1. Where Did Information Go? Reflections on the Logical Status of Information in a Cybernetic and Semiotic Perspective.Sara Cannizzaro - 2013 - Biosemiotics 6 (1):105-123.
    This article explores the usefulness of interdisciplinarity as method of enquiry by proposing an investigation of the concept of information in the light of semiotics. This is because, as Kull, Deacon, Emmeche, Hoffmeyer and Stjernfelt state, information is an implicitly semiotic term (Biological Theory 4(2):167–173, 2009: 169), but the logical relation between semiosis and information has not been sufficiently clarified yet. Across the history of cybernetics, the concept of information undergoes an uneven development; that is, information is an ‘objective’ entity (...)
    Direct download (6 more)  
    Export citation  
    Bookmark   5 citations  
  2.  53
    Internet memes as internet signs.Sara Cannizzaro - 2016 - Sign Systems Studies 44 (4):562-586.
    This article argues for a clearer framework of internet-based “memes”. The science of memes, dubbed ‘memetics’, presumes that memes remain “copying units” following the popularisation of the concept in Richard Dawkins’ celebrated work, The Selfish Gene (1976). Yet Peircean semiotics and biosemiotics can challenge this doctrine of information transmission. While supporting a precise and discursive framework for internet memes, semiotic readings reconfigure contemporary formulations to the – now-established – conception of memes. Internet memes can and should be conceived, then, as (...)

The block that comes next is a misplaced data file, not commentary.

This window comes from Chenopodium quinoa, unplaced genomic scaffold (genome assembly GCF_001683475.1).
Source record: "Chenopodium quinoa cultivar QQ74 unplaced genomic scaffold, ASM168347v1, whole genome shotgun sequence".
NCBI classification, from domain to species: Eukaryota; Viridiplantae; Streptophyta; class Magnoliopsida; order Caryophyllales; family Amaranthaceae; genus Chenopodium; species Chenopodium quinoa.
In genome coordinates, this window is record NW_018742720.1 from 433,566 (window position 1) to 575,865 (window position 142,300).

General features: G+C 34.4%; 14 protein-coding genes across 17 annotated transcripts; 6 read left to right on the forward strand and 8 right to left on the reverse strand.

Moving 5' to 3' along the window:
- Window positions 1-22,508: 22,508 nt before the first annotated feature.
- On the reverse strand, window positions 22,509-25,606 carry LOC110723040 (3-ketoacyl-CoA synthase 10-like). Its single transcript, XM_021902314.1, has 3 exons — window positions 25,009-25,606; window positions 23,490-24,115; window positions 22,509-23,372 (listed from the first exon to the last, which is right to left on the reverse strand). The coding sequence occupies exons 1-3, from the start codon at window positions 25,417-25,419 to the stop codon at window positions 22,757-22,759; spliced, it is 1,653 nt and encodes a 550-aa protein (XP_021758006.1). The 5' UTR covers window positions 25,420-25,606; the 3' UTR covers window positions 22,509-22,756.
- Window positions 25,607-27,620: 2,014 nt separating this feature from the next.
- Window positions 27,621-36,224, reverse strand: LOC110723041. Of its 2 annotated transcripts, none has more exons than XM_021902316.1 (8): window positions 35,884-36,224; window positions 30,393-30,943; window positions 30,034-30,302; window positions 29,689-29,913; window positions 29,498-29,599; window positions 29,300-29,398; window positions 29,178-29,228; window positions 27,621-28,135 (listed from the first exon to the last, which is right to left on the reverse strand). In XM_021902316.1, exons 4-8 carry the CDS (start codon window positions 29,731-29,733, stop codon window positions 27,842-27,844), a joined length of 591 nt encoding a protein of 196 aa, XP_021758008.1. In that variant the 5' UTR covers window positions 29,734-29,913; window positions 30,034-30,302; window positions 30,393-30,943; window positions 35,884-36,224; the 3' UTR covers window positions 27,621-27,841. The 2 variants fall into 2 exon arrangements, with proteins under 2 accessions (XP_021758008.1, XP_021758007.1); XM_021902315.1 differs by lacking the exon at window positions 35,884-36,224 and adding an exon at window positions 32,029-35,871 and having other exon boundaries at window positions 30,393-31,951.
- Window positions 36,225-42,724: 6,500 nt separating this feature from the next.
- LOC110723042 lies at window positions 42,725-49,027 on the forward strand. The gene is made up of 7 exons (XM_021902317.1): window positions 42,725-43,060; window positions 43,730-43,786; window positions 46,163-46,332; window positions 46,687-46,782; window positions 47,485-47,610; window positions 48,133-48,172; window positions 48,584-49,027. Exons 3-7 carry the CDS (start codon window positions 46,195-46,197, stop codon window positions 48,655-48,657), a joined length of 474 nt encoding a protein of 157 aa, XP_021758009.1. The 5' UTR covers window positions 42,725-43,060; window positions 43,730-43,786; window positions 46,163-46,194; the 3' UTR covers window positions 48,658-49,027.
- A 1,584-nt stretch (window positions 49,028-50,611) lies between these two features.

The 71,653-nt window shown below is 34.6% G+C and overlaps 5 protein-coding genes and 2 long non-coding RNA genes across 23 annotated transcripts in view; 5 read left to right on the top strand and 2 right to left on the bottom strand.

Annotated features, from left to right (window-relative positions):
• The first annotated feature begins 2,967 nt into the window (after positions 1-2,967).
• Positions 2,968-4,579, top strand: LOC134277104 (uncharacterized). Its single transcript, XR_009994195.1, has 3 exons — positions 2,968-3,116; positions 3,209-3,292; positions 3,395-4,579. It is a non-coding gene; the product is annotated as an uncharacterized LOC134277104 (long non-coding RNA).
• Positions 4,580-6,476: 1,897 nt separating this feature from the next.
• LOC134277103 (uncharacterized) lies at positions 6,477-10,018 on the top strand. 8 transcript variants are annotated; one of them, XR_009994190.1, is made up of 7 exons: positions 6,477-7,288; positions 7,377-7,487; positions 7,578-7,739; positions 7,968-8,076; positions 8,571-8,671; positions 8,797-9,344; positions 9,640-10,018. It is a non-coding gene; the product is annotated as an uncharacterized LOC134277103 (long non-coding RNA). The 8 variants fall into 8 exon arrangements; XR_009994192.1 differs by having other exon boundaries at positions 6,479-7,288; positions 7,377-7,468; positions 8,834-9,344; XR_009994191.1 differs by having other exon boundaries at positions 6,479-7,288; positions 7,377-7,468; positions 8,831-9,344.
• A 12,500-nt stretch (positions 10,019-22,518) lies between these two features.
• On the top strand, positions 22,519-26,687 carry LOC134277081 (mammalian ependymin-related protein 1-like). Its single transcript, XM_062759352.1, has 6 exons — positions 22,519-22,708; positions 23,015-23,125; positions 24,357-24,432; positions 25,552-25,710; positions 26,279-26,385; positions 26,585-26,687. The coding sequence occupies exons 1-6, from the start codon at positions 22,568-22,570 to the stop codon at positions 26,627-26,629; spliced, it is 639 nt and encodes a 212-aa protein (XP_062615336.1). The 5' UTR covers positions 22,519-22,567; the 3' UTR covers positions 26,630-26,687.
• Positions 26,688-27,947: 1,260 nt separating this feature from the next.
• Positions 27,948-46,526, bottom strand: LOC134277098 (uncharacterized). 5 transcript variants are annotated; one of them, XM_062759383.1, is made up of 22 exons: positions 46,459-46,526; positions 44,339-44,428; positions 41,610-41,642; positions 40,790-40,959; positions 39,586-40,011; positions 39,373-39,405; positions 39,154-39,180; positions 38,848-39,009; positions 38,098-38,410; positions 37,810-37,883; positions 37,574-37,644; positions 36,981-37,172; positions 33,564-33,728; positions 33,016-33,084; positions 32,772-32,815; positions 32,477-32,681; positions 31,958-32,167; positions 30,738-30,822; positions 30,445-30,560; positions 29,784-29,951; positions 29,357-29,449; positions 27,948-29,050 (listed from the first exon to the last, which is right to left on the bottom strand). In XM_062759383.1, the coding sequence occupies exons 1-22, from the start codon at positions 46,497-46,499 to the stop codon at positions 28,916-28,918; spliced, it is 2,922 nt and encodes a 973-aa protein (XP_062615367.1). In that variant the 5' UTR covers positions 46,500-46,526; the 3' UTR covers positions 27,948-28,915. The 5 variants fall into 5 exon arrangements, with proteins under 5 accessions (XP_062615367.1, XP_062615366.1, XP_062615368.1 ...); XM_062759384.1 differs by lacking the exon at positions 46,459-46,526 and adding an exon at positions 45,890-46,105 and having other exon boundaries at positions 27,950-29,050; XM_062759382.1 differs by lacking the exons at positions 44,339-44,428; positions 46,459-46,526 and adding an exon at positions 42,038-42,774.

Direct download (3 more)  
    Export citation  
    Bookmark   4 citations  
  3.  60
    “The Line of Beauty”.Sara Cannizzaro - 2009 - In Leonard Sbrocchi & John Deely (eds.), Semiotics. Legas Publishing. pp. 849-857.
    There seems to be a relation or some sort of 'unity' between man's works and the spontaneously occurring works produced by nature such as shells, nests, horns and so on. To use Bertalanffy's term for describing common properties of objects or systems (1973), nature's forms and human forms are isomorphic. For example, efficient structures typical of shells or plants such as spirals and radii, are very common archetypes that recur throughout the whole body of humans' architecture. A spiral form can (...)
    Direct download (3 more)  
    Export citation